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How Automation Can Give Bioengineering a Boost

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Genetic technologies have advanced to the point that digital and experimental approaches can work hand-in-hand. A new collaboration between Microsoft Research and London-based lab automation company Synthace has used a bioengineering approach called Design-Build-Test-Learn (DBTL) to create artificial genetic pathways using Synthace’s automation platform, Antha. We spoke to Emilie Fritsch, a field application scientist at Synthace, to find out more.

Molly Campbell (MC): Can you discuss the applications of developing artificial genetic pathways?

Emilie Fritsch (EF):
The applications of developing artificial genetic pathways are manifold and diverse. Genetic engineering is widely used in the field of industrial biotechnology for the production of biofuel, chemical intermediates or biodegradable plastics. The development of new artificial genetic pathways has also been used in healthcare, with examples including the production of insulin, vaccines, hormones and antibodies. The application of artificial genetic networks is becoming more common in biosciences as it enables more intelligent control mechanisms for some of the aforementioned applications. This approach is providing industry a greater level of control, or in some cases, a better understanding of novel behaviors to the pathways they are engineering.

Ruairi Mackenzie (RM): What is the Design, Build, Test and Learn (DBTL) approach and how does it differ from other bioengineering approaches?

The DBTL approach is an engineering principle which originated in more traditional engineering disciplines such as mechanical or electrical engineering and has more recently been adopted in the biosciences, notably in the field of synthetic biology. The development and optimization process relies on iterations of the DBTL cycle. It is well suited for automation and incorporates data modeling as part of the analysis to improve the characterization of biological systems, with the models used for predictive redesign in subsequent iterations of the DBTL cycle.

This approach tends to be more systematic and efficient than more classical bioengineering approaches, as it takes into account the complexity of biological systems.

RM: In this study, you used the DBTL approach to test gene circuits based on Quorum Sensing systems. Why are these systems of interest to research?

In nature, many microorganisms use small signaling molecules called autoinducers to communicate with each other and determine their concentration. The process of producing and recognizing these signals is called quorum sensing (QS).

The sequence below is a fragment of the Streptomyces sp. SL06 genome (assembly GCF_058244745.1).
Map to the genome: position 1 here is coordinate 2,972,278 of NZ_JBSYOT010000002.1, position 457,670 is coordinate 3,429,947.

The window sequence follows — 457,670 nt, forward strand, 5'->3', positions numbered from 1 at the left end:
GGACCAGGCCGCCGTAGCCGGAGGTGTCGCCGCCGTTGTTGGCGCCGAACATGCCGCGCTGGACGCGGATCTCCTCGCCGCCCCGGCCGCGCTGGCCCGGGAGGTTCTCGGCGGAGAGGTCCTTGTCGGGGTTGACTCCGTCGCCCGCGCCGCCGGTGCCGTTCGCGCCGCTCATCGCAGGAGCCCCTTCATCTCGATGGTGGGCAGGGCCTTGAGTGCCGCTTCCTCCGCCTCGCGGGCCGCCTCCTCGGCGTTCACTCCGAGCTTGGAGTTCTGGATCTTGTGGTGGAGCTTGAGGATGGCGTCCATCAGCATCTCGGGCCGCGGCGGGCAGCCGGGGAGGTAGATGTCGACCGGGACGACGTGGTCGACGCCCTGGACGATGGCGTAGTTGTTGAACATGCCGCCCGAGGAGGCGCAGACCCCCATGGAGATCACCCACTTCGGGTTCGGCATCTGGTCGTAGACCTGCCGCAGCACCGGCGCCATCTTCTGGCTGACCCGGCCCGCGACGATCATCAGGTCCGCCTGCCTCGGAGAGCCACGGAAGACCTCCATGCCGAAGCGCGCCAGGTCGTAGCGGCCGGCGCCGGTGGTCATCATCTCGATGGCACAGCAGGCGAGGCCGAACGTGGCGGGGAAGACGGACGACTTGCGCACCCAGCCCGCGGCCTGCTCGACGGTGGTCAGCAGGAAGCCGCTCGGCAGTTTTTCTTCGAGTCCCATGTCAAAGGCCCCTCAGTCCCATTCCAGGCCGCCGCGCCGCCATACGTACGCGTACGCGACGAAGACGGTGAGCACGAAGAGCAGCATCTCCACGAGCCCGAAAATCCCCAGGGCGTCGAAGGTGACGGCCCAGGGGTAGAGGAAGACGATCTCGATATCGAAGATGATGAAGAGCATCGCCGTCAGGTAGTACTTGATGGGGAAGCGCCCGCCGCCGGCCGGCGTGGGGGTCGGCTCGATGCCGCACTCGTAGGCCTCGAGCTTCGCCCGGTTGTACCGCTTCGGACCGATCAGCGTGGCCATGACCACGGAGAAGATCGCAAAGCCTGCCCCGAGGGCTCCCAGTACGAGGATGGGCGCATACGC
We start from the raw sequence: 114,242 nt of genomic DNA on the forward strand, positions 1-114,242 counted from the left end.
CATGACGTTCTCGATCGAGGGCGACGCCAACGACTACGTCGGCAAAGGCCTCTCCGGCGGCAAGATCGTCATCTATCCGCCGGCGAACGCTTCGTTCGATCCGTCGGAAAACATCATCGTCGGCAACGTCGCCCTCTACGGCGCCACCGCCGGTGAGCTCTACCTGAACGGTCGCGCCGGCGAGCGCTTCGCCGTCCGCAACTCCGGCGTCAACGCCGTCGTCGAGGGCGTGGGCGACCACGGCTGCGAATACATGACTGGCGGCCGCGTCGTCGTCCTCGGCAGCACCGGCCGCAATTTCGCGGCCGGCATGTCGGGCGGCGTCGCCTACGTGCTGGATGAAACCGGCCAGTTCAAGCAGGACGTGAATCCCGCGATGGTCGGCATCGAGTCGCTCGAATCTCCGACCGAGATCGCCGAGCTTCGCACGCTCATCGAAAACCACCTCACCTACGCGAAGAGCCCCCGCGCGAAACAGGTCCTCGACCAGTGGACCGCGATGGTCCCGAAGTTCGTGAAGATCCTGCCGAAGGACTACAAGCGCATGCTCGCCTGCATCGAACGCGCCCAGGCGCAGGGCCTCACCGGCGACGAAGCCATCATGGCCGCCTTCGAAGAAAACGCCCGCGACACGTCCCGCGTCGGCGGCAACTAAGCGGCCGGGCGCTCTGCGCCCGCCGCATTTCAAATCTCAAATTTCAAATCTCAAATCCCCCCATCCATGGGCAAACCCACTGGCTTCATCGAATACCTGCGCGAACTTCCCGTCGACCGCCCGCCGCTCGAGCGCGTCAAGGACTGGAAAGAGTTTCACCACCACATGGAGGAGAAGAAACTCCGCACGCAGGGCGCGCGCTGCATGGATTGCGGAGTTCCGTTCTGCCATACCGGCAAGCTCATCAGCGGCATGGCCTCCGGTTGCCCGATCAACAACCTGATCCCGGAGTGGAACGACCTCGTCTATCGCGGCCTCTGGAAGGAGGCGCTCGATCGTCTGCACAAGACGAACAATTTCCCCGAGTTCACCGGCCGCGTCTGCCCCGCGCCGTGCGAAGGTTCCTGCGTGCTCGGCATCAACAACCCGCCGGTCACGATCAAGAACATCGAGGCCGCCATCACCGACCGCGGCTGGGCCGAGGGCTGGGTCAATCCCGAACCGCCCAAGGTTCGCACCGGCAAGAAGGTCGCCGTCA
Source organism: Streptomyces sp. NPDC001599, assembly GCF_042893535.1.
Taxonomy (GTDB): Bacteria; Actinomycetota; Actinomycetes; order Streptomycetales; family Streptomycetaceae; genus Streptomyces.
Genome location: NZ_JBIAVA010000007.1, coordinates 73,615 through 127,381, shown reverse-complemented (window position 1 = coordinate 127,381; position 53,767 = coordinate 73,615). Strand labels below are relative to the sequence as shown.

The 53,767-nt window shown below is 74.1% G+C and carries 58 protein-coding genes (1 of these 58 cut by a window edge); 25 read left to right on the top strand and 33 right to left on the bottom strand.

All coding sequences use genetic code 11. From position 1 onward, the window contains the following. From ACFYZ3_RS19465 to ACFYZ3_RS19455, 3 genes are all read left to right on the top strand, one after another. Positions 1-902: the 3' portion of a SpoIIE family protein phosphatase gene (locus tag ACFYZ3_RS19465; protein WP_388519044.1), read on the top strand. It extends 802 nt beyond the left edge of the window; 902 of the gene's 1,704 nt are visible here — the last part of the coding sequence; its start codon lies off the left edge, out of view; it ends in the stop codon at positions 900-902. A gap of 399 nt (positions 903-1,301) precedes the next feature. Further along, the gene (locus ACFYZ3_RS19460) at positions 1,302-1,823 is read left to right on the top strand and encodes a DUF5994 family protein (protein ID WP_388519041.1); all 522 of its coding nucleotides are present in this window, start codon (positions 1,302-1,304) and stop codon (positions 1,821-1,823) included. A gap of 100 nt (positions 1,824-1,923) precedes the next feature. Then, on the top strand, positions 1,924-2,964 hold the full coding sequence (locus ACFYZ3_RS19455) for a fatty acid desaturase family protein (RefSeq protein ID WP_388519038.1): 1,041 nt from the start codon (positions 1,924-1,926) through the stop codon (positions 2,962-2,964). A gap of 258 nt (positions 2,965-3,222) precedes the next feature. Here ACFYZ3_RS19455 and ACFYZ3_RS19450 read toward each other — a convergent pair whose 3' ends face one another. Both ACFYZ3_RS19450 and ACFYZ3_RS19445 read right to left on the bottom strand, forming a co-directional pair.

Understanding QS systems has a wide range of biotechnological applications, notably for the treatments of pathogenic biofilms or mixed-species fermentations.

QS systems are also good to study and model gene expression and regulation in complex biological networks and decipher design rules for cell organization during development.

RM: What were the main findings of the study?

By combining Microsoft Research’s Station Bplatform and Synthace’s Antha, Microsoft Research was able to accelerate their DBTL cycle. This approach allowed them to refine new genetic circuits more quickly for the study of QS and apply machine learning and computational analysis of the results to generate improved predictive models.

RM: How did the use of automation through Antha change how the study was conducted?

Antha enabled the flexible design, planning and physical execution of all the liquid handling steps. Antha generated all the instructions for the liquid handler that were used for the experiment and allowed us to easily change parameters dynamically without having to re-program the robot. This facilitated the rapid generation of new genetic networks and their characterization, providing substantial walk away time for the scientists at Microsoft Research. In addition, Antha’s digitally encoded protocols enabled data structuring for the subsequent inference and machine learning analyses.

RM: Why did liquid handling time increase using automation compared to manual pipetting? Would it not normally reduce this time?

Several factors can influence the run time, but one is the larger deck space and therefore the larger distance that the pipetting head needs to cover to execute the liquid handling steps. Although the liquid handling time can increase, the automated process provides significant walkaway time for the scientists as well as increased robustness, reproducibility and traceability.

Emilie Fritsch was speaking to Molly Campbell and Ruairi J Mackenzie, Science Writer for Technology Networks